While I painted many figures over the years, crocheting & knitting was always hard for me. My tension was too tight or I would make a mistake and give up. I concluded that I just didn’t have the knack for it.

After my mother died two years ago, I picked up my crochet hook to try again. And, it was still hard and I still made lots of mistakes! Then I thought, “What would Mom do?” Of course, she would tear out any mistake she found (even 10″ back in the work), correct it and continue on.

Since then, I have crocheted two afghans (with two more in progress), knitted a prayer shawl and started my first quilt! I have even bought patterns for tatting bookmarks to use the dozens of skeins of crochet cotton I inherited. And, thanks to online classes, I have been learning quite a lot! Somehow…I found the knack.

I have had a few “aha” moments while yarn working and learning to quilt. I am learning patience; things that are worthwhile take time. I am learning that it is okay to make mistakes because I will definitely make them. Mistakes can add to the overall beauty of life. At the same time, sometimes I may have to undo a lot of my work because an error just needs to be corrected. Most importantly to me though is that crafting feels like spending time with my Mom. And, I get to share her with others now because she sparked this creative side I never knew I had.

Kamalani Hurley

This is a lovely post, Mark


How awesome! You are a great example of a son who loves his mother and wants to stay close through the things she did. I commend you. Keep on working through the crafts and you will be rewarded.

gray la gran

oh. I love this. and I understand ……

Ann Roggenkamp

I sew quilts that are donated to charities. Each time I design my next quilt I envision who the recipient may be. It keeps me motivated when I “see” their smile when their quilt is presented to them. I love what I do!?


Ann, I do the same thing. I am currently making lap quilts for foster kids. And I also like to envision the recipient receiving it. I just finished a Seattle Seahaws one. I know there is a little fan who will love it. I start by choosing the colors from my stash, which includes fabric that a couple of people have given me. I chose foster kids as my charity because I know that often, foster kids don’t have a lot to call their own.

Peggy Fatur

I found Zentangle a few years ago. It is so relaxing, I would love to take a CRAFTSY class in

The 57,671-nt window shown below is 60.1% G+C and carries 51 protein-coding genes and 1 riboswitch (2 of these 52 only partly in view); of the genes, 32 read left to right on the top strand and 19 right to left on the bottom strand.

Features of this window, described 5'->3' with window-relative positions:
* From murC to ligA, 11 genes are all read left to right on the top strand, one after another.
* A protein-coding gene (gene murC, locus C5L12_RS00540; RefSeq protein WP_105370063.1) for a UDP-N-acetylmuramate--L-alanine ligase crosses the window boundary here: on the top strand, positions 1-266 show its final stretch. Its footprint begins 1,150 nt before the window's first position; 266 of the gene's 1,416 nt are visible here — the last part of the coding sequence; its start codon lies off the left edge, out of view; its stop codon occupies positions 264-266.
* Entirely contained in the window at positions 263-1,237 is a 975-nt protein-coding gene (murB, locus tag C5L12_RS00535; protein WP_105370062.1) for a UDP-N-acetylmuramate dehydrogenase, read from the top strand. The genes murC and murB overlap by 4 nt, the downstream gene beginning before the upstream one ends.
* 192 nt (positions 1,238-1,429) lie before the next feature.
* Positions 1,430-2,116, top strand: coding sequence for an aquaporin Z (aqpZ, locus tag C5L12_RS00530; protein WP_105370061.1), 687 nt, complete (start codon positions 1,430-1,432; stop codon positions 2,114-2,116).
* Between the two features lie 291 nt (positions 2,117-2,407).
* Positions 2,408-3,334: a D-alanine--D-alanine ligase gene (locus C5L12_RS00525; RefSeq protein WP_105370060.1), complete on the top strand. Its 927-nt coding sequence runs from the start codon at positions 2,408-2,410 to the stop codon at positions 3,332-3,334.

Zentangle….please offer it!

Kamalani Hurley

Nancy Smith, you are an inspiration. I love that you pursue your creativity wherever it takes you.

Sharon MacEachern

Such a lovely reading…you are so talented and a true motivator..

Dorothy Paulk

I used to do all the hemming when I was young, mother hated it. Later I graduated to stitchery for towels. My grandmother made clothes with homemade patterns, quilted into her 80s. I took all the Clothing classes in high school which continued with sewing for my children and husband. Then I became enthralled with Calligraphy, joined our local Society, taught and did many commissioned jobs. Also during this time I also enjoyed making handmade books of all kinds and designed custom wedding books. Lastly, a good friend took me to a Quilt Festival and thus began the next phase of creativity. Inbetween all this, I have always had a love of needlework, which is relaxing. I love lap work.

Renae Butler

My house is a motorhome. We are starting our 10th year of this life style this month. I had whittled my hobbies down to only my knitting. My old standby. Traveling around the country I have met people with different hobbies. First I added mountain dulcimer playing, next where we stayed someone was giving watercolor painting lessons, then I met some quilters. What a journey! I am now exploring melding my painting with my quilting. There are so many great products and ideas out there. What will be next? Only time will tell!

Kathy (never stop learning)

Nancy, have you thought of printing fabric from your zentangle designs? I’d like to incorporate some of it into a quilt.